“On the Road”

Third day on the Trans-American Railroad. I ran to the cafeteria in the lower deck of the observation car for a breakfast of straight black coffee and toasted bagel with cream and cheese. “What are you reading, sir?” It was a soft voice, but there was something peremptory in the tone, like a cop’s trying to sound nice but not necessarily meaning it.

It had come from a short man with bushy mustache who had his eyes fixed on me. He wore a red baseball cap, a legend embroidered in white:

 

JESUS
is my boss

“On the Road,” I responded. It was such a self-conscious choice that I was feeling embarrassed. But the man shook his head, in a gesture indicating he did not know Kerouac’s book.  “I’ll tell you what,” said the cafeteria attendant, “no kid reads these days but my seven-year-old boy just loves books.”

Then I grabbed my cardboard tray with the coffee and the bagel, and went up to the observation deck. As the arid landscape of Colorado ran past us, I turned to look what the girl a few seats down from me was reading: “On the Road.” But it was a different edition.

 

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This is the sixteenth part of The Trans-American Railroad: New York to Los Angeles at the Speed of Iron, a travel diary. Please see the previous stories below:

The Trans-American Railroad: New York to Los Angeles at the Speed of Iron
The Trans-American Railroad (Part II)
Penn Station: The Journey Begins
Suburbia and the Ruins Outside Philadelphia
The Flies, the Blue Whale, and the Boatman on the Potomac
Descent into West Virginia
The Grain Express: How Tomorrow Moves
The Amish Travelers of the Old Order
The Color-Blind Passenger
To the Sides of the Railways
Away from Cincinnati, and the Sun
Chicago: Four Blocks Around Union Station
The Southwest Chief
The Crossing of the Mississippi
“Next Official Smoke Break: The Paris of the Prairies”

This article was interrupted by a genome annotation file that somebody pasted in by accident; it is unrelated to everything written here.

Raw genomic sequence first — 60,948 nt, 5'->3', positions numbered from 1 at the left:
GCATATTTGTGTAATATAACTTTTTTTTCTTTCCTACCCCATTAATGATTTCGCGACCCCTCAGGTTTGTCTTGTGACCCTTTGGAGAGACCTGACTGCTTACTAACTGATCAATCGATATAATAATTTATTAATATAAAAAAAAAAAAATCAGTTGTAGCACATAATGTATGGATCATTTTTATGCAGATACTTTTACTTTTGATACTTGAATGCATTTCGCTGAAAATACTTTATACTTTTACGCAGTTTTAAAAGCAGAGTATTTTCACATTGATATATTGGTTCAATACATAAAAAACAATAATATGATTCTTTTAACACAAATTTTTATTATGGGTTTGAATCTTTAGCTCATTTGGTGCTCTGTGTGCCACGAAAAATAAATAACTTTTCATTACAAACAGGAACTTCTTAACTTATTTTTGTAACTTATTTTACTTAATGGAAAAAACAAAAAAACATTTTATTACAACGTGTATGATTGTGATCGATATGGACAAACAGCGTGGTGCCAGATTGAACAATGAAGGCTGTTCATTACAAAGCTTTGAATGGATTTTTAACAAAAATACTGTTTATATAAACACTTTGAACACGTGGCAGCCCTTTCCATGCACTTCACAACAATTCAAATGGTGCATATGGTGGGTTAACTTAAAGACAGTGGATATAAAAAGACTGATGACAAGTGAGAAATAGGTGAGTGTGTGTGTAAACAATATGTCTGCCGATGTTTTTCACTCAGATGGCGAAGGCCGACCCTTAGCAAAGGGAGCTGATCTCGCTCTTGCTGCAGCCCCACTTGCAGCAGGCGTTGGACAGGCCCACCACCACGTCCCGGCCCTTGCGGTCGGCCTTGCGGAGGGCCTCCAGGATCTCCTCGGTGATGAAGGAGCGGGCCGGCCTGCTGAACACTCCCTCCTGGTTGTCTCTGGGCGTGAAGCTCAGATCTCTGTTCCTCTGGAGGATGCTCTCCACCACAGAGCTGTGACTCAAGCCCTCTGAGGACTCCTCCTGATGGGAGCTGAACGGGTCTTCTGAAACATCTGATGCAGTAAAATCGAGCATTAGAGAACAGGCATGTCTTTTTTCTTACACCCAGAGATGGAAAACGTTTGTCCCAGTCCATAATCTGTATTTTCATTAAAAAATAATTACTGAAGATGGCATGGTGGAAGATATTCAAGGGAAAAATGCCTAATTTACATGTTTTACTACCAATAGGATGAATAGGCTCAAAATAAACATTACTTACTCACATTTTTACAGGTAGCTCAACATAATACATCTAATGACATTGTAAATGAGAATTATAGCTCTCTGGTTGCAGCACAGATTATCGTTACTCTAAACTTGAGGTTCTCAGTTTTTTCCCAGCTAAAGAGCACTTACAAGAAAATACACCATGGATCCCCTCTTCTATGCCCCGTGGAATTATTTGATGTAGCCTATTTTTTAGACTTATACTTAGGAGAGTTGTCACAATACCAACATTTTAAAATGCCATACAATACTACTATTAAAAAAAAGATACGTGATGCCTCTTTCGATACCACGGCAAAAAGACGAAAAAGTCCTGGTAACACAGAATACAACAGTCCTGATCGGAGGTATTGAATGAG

Mobile devices of the 15th century

 

The Gallerie dell’Accademia in Venice is hosting an evocative exhibition on Aldo Manuzio, the celebrated 15th century printer and publisher. With a vision to broaden the reach of the classics in Europe, he set up shop in Venice in 1489, just a few years after Gutenberg’s introduction of movable type printing, the defining technology of his era. He harnessed it to become the first to ever publish the works of Aristotle, Euclid, and many other ancient philosophers, scientists and authors, ushering progress by making their ideas available in the West.

To make texts easier to read, Manuzio introduced many innovations. One was italics, to mimic the manuscripts that the literate were used to reading. Another one was the book layout used to this day, with text arranged on a 1:2 box in the middle of the page, surrounded by blank space; an indescribable waste of precious paper, rare stuff back then. Perhaps his greatest invention was the pocket book, neat six-inch stacks of clearly legible paper bound in leather. It allowed nobles, generals and scholars to carry the classics wherever they went—even into portraits such as the one adorning this post. Many did, turning Manuzio’s books into status symbols, and making his vision a reality.

The exhibition’s curators point out that Manuzio’s work made Venice “the Silicon Valley” of the time, attracting technicians and editors to produce the books, inspiring scholars and curious readers to discuss them, and promoting writers of new content. It is hard to imagine that present day mobile devices will set in motion a transformation comparable to that which Euclidean geometry or Plato’s “Republic” started in the 15th century. For that, the exhibition does an important job of recognizing Manuzio as the original Renaissance man.